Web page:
people.”
Whoever
“those people” are in your life, God loves them, God’s kingdom is “open” to
them. Everyone knows that seniors are more important than freshmen, and college
students are way more mature than high school kids. “Those people.” You and I
might be narrow-minded regarding “those people”, but God is not. Conservatives,
gays, secularists, Muslims, pretty people, one percenters, Democrats, Hazleton,
Christians. Whoever they are in our lives, we might be narrow-minded regarding
“those people”, but God is not.
      Over and over throughout the Scriptures,
God includes the folks that everyone else finds surprising and sometimes even
offensive. In an era when Assyria and Egypt were fighting over extending their
power in Palestine, the prophet Isaiah declares, “On that day there will be a
highway from Egypt to Assyria, and the Assyrian will come into Egypt, and the
Egyptian into Assyria, and the Egyptians will worship with the Assyrians. On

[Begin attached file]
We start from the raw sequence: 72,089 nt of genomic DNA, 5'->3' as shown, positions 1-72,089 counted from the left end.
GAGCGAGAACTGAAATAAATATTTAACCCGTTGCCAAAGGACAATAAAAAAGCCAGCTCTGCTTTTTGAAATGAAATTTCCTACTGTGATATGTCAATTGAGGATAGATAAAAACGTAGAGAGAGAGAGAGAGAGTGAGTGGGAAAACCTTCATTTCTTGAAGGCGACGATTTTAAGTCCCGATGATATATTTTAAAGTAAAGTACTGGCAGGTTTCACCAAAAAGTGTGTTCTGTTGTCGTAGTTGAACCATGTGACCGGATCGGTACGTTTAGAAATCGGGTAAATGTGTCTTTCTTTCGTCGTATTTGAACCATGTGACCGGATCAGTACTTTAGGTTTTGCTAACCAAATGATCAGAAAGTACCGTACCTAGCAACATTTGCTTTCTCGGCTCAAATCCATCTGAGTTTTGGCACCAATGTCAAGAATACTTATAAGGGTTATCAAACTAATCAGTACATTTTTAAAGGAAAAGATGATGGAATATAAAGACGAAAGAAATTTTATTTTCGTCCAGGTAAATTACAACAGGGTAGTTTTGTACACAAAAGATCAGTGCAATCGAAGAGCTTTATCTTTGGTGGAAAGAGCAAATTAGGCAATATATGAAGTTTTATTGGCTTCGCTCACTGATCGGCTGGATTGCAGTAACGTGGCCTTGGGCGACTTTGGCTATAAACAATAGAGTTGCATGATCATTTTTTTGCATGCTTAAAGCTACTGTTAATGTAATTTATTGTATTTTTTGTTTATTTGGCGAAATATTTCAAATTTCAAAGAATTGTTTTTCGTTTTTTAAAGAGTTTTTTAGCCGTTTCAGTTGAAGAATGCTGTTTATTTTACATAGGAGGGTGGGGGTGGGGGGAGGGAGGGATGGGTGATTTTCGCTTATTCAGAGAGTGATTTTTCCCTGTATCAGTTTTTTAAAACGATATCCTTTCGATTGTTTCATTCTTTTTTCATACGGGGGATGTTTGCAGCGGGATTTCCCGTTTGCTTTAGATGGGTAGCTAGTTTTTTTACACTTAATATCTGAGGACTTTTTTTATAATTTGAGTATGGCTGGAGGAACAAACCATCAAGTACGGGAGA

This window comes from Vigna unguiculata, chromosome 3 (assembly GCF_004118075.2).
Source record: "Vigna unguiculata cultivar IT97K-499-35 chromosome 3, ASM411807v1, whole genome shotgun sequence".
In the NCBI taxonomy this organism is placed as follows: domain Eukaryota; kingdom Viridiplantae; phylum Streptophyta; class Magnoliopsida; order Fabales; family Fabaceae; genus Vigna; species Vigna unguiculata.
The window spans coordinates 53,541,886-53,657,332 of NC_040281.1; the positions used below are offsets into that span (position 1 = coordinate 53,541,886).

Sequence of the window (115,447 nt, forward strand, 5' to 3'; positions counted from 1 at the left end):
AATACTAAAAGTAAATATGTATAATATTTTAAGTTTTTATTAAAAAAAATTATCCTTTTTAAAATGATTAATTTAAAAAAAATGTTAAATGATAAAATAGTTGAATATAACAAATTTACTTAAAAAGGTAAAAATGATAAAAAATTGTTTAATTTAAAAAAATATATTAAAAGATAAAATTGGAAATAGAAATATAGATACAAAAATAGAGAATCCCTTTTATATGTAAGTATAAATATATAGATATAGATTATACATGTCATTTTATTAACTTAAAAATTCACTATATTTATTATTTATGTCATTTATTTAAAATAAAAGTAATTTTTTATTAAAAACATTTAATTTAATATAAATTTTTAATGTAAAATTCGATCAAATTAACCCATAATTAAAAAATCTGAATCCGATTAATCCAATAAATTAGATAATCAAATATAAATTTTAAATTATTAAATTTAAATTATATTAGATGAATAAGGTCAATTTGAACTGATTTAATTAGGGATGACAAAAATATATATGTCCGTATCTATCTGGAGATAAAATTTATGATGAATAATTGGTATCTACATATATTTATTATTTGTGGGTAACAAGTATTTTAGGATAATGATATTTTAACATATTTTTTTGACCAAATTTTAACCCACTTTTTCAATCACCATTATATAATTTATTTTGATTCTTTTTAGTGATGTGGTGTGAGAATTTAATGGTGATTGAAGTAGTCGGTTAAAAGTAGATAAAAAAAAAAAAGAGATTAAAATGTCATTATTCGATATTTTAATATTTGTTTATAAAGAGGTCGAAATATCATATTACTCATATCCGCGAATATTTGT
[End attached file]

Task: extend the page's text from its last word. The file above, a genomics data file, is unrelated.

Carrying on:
that day Israel will be the third with Egypt and Assyria, a blessing in the
midst of the earth, whom the LORD of hosts has blessed, saying, ‘Blessed be
Egypt my people, and Assyria the work of my hands, and Israel my heritage’”
(19.23-25).
      The prophet Jonah is story of God saving
the enemy Assyrians. The book of Ruth is a story of a Moabite woman being
included in the salvation story of the people of God – despite Scripture that
explicitly excluded her. Our Psalm for the day grants citizenship and birth
certificates in Zion to persons born all over the ancient world, including
traditional enemies of the Jewish state: “This one was born there” (Psalm 87). In